Sunday, December 17, 2006

No whimsy here

Today's concert in Vilnius was by the violinist Marija Nemanyte and the pianist Daumantas Kirilauskas. Both are Lithuanians who have studied abroad (Kirilauskas) or are still working abroad (Nemanyte). I must confess that 'ah ken Marija's faither'. Both her parents are violists, but Marija plays violin. Nobody's perfect, I guess ;-).

The programme included Haydn's Sonata Hob. XV:32, Schnittke's Sonata No 1 for violin and piano, Webern's 4 pieces for the same combination, and Strauss' violin/pianoflat major, op 18. I might have heard the Haydn before, but did not know the other pieces.

Ms Nemanyte is a very forceful player, attacking her violin with all she has got. I wonder how she would do with very romantic music, say, the Massenet 'Meditation' or some Kreisler. As it was, the music was chosen to show her strengths, and this it did. I was confused at the beginning, because the Haydn is supposed to start with an Andante, but the tempo seemed like anything but an Andante. Still, the second movement, Allegro, was faster than the first.

Similarly in the Schnittke the difference between the Andante and the Allegretto was very slight. This was an interesting piece, particularly so since, unlike Schnittke's other pieces, it did not seem particularly 'poly-stylistic', mixing elements of all styles from baroque to contemporary. This really was quite contemporary. Nemanyte is used to Schnittke, because she plays in the Kremerata Baltica and only yesterday she was seen on the Mezzo channel playing one of the Schnittke concerti grossi. She seemed quite at home in this piece. To my mind, Schnittke is not played enough, but his music is not everyone's taste.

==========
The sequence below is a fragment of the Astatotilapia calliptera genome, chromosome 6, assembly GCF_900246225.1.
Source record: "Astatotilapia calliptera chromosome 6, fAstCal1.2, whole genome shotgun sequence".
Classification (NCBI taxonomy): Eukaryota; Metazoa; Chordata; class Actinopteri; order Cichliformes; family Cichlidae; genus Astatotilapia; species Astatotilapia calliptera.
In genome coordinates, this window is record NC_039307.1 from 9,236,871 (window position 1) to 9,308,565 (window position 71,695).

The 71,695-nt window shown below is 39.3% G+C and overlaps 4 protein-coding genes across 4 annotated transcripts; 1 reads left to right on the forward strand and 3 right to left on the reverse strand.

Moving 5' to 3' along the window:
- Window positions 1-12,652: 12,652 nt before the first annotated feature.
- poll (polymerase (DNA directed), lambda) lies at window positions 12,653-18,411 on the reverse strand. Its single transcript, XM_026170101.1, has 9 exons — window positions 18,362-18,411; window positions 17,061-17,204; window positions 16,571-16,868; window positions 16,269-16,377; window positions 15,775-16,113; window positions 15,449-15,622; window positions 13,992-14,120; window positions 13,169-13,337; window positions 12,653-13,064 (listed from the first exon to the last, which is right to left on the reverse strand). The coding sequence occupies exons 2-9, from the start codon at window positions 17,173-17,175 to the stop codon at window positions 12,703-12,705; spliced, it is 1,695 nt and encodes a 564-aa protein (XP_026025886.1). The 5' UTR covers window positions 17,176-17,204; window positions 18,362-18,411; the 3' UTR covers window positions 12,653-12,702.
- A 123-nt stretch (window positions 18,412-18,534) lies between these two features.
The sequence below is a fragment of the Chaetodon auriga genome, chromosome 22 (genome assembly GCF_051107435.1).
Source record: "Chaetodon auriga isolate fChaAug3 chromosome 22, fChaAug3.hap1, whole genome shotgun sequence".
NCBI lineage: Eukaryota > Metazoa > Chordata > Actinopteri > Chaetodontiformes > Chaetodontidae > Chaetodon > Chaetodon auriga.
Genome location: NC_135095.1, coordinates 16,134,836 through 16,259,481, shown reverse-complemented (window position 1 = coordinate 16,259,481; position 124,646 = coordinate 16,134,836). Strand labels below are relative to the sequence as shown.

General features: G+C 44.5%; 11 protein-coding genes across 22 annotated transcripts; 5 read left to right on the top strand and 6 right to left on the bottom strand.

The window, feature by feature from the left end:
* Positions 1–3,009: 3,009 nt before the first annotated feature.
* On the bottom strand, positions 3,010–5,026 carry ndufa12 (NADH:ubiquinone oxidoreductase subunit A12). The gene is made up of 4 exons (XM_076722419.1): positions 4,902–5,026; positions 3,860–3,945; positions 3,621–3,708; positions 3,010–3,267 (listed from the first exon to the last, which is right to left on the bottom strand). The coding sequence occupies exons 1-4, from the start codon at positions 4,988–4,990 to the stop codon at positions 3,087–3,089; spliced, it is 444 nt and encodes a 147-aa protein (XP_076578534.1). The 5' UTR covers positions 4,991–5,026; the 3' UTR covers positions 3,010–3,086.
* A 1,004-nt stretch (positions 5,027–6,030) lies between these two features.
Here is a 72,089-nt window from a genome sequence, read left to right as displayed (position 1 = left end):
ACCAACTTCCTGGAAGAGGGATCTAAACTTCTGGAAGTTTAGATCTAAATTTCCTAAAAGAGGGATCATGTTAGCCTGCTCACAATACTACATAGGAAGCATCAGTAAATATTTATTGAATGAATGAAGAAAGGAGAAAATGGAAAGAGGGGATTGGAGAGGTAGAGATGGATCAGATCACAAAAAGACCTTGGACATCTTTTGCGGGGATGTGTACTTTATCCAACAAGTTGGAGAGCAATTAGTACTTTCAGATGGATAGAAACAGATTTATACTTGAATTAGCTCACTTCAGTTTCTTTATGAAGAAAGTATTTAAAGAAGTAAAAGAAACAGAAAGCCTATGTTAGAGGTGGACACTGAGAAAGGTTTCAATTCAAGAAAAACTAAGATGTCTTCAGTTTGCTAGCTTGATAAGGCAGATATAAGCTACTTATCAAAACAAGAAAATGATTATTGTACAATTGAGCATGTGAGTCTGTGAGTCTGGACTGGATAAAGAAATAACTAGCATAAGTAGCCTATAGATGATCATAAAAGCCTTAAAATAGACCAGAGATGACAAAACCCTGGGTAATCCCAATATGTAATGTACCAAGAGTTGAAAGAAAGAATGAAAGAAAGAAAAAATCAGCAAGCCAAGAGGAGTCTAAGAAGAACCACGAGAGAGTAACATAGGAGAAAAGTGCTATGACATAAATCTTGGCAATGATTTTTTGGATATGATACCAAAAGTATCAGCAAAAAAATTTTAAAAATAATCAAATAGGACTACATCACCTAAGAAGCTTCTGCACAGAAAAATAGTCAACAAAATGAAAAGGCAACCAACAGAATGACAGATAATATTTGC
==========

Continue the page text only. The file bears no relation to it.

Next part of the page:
The Webern (not one of my favourite composers) was over in 5 minutes (all 4 pieces). The two slow movements were played with a practice mute - which was fine, except the concert hall is near a busy road and we could very clearly hear the traffic passing. It was somewhat esoteric, rather more symbolical than real violin playing, with the odd note here and there.

The Strauss sonata reminded me of his horn concertos; lush late romantic music, lots of notes, not extremely virtuosic (only virtuosic) and very expertly produced by the duo. It was a good piece to finish a concert on, and a great thrower-out for the audience. This piece should be played more often.